Organizations that didn’t immediately patch their Zimbra email systems should assume miscreants have already found and exploited the bugs, and should start hunting for malicious activity across IT networks, according to Uncle Sam.
In a security alert updated on Monday, the US government’s Cybersecurity and Infrastructure Security Agency (CISA) and the Multi-State Information Sharing and Analysis Center (MS-ISAC) warned that cybercriminals are actively exploiting five vulnerabilities in the Zimbra Collaboration Suite (ZCS) to break into both government and private-sector networks. The agencies have provided fresh detection signatures to help admins identify intruders abusing these flaws.
The software maker has issued patches for all five flaws, starting in May and with the most recent being rolled out in late July.
Zimbra is an email and collaboration platform that claims to power “hundreds of millions of mailboxes in 140 countries.”
The five CVE-listed bugs being exploited include CVE-2022-27924, which Zimbra patched in May and received a 7.5 out of 10 CVSS score. This high-severity bug can be used by an unauthenticated user to ultimately steal email account credentials in cleartext form with no user interaction.
SonarSource security researchers discovered the flaw in March, and published a detailed technical analysis that explained how an attacker could inject arbitrary memcache commands into a targeted instance, causing an overwrite of arbitrary cached entries, allowing them to steal account credentials.
In June, the security biz publicly released proof-of-concept (POC) exploits for this vulnerability. “Due to the POC and ease of exploitation, CISA and the MS-ISAC expect to see widespread exploitation of unpatched ZCS instances in government and private networks,” the Feds warned.
Another high-severity vulnerability, CVE-2022-27925, which also received a 7.4 CVSS rating, could allow an authenticated user with admin privileges to upload arbitrary files, thus leading to directory traversal. When combined with CVE-2022-37042, CVE-2022-27925 could be exploited without valid administrative credentials, according to researchers from Volexity, which reported more than 1,000 Zimbra email servers had been compromised in attacks chaining the two vulnerabilities.
Further big problems found
CVE-2022-37042 is a critical remote authentication bypass vulnerability that received a 9.8 CVSS rating. Zimbra issued fixes for both of these bugs in late July.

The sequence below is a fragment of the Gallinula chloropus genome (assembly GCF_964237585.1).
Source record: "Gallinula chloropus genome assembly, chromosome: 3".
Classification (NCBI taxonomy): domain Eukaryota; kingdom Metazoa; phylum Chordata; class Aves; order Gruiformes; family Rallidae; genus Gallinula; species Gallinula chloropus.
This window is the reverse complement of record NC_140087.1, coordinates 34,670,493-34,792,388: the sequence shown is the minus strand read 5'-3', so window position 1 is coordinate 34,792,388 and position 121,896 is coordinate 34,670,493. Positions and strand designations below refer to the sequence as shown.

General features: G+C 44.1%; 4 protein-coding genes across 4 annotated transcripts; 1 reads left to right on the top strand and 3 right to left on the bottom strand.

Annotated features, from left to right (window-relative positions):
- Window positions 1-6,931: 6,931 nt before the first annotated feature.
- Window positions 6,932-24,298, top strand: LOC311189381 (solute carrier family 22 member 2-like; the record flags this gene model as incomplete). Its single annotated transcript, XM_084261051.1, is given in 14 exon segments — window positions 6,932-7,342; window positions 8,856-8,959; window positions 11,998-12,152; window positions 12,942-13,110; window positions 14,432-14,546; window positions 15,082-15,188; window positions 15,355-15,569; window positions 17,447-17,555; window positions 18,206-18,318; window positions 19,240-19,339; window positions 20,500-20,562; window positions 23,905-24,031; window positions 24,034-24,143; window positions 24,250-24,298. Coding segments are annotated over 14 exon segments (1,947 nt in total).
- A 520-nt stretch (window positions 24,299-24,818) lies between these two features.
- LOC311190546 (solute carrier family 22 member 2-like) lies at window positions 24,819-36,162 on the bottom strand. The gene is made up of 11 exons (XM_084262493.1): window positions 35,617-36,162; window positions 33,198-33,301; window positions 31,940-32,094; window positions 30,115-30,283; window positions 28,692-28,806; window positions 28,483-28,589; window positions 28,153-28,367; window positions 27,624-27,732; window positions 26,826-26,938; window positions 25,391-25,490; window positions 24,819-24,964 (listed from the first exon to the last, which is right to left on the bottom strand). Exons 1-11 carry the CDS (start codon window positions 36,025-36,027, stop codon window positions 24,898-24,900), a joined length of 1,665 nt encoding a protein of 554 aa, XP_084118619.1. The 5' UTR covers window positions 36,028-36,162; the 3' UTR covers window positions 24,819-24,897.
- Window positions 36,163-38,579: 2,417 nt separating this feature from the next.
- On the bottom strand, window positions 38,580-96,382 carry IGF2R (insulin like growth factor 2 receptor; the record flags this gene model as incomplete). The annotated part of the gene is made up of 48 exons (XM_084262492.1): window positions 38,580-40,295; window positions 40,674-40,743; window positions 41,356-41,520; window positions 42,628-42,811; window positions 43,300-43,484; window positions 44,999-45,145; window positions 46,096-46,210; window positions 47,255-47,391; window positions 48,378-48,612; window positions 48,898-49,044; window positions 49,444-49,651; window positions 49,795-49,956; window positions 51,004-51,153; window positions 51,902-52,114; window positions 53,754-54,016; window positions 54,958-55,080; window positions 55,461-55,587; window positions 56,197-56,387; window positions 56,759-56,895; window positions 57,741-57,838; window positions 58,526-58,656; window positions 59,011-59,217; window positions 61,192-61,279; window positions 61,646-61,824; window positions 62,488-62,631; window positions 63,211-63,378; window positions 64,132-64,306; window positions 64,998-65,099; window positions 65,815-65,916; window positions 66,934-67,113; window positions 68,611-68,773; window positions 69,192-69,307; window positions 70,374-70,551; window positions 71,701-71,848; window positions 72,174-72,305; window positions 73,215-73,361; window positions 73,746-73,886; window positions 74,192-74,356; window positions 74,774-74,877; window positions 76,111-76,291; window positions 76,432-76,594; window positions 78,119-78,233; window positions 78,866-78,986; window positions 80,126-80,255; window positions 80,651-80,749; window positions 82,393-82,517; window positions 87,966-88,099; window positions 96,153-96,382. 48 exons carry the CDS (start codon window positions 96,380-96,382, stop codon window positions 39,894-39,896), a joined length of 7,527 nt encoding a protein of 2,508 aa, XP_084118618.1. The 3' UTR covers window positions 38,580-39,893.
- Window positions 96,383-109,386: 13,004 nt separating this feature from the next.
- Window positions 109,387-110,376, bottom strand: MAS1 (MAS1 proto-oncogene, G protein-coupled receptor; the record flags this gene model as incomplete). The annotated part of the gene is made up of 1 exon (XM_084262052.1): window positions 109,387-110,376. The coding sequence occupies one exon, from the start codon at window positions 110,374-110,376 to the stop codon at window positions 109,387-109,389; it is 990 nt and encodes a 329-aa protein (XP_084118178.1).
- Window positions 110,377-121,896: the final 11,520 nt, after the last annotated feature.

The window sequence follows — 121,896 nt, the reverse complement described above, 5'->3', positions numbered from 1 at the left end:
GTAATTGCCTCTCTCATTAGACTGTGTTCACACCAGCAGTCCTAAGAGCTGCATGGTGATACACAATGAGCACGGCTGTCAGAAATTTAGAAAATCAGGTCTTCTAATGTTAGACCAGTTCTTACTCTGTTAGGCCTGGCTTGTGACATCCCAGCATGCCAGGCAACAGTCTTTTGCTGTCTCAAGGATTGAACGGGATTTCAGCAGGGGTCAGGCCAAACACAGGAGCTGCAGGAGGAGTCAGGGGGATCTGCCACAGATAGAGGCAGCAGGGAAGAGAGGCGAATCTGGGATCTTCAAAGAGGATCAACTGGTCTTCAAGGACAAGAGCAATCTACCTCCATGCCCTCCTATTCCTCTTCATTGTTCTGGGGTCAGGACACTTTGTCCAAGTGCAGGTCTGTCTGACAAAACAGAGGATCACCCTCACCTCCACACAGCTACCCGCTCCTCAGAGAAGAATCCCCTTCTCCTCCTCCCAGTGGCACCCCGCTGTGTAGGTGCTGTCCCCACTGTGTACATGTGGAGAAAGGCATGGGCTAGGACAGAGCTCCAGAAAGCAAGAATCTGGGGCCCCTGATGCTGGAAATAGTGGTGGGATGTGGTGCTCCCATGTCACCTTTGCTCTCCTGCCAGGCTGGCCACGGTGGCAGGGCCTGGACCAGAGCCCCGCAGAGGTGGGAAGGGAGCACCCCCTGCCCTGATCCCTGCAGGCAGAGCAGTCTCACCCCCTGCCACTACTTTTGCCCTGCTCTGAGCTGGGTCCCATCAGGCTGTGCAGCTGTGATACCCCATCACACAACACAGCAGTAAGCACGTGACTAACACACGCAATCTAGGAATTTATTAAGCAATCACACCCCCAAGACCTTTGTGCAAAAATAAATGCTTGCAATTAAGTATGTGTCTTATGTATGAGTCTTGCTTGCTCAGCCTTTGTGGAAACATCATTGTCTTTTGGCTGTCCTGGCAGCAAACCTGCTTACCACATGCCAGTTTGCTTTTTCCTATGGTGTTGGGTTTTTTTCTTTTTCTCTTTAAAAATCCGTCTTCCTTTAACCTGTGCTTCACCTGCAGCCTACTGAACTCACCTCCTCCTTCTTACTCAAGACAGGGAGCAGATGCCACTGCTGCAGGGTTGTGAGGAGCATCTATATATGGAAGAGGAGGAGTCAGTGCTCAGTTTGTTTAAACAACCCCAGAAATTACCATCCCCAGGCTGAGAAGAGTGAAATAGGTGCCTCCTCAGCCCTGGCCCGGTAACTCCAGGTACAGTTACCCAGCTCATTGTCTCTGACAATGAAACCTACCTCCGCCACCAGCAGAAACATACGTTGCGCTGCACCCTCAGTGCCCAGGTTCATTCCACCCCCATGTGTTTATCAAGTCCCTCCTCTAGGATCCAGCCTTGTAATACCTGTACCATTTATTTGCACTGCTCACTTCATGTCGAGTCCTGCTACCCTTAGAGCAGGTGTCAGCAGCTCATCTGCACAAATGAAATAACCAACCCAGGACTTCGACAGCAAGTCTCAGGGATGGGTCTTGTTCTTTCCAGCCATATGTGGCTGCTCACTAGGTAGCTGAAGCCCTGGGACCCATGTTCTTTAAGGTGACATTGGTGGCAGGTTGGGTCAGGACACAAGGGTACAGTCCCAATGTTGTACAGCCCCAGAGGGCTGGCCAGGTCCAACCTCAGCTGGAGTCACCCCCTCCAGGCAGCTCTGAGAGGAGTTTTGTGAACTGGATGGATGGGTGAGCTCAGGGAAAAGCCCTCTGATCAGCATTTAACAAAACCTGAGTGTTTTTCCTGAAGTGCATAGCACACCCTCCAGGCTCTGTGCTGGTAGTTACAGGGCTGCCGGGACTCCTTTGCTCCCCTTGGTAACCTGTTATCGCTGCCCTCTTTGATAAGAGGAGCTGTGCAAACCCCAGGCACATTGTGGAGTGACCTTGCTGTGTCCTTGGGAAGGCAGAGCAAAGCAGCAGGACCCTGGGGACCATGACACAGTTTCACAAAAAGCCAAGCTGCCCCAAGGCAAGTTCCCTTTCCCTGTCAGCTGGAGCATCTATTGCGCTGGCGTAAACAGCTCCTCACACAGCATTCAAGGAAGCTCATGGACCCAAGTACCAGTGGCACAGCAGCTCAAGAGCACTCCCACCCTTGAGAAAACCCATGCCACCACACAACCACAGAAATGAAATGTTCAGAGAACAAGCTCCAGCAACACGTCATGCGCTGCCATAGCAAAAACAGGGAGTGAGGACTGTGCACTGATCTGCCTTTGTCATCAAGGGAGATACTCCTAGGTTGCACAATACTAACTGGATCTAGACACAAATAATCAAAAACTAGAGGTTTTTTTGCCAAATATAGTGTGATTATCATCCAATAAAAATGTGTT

CVE-2022-30333 is a 7.5 rated high-severity flaw in RARLAB UnRAR, used by Zimbra, before 6.12 on Linux and Unix-flavored systems that allows miscreants to write to files during an extract operation.
“In the case of Zimbra, successful exploitation gives an attacker access to every single email sent and received on a compromised email server. They can silently backdoor login functionalities and steal the credentials of an organization’s users,” according to SonarSource, which discovered the bug. “With this access, it is likely that they can escalate their access to even more sensitive, internal services of an organization.”
To fix this issue, Zimbra made configuration changes to use the 7zip program instead of UnRAR.
We’re told that a miscreant is selling an exploit kit for CVE-2022-30333, and there’s also a Metasploit module that creates a RAR file, which then can be emailed to a Zimbra server to exploit this flaw.
The fifth known Zimbra vulnerability under active exploit, CVE-2022-24682, is a medium severity cross-site scripting bug that allows crooks to steal session cookie files. Volexity discovered this one, too, and Zimbra patched it in February.
In its advisory, CISA recommends security teams “especially at organizations that did not immediately update their ZCS instances upon patch release” search for any signs of malicious activity using a handful of third-party detection signatures.
This includes the following indicator of compromise: connections to or from 207.148.76[.]235, which is a Cobalt Strike command-and-control domain.
Also on Monday, CISA updated the advisory with new snort signatures that businesses can deploy to detect signs of cybercriminals on their network.
And finally the Feds suggest deploying third-party YARA rules to detect potential webshells. ®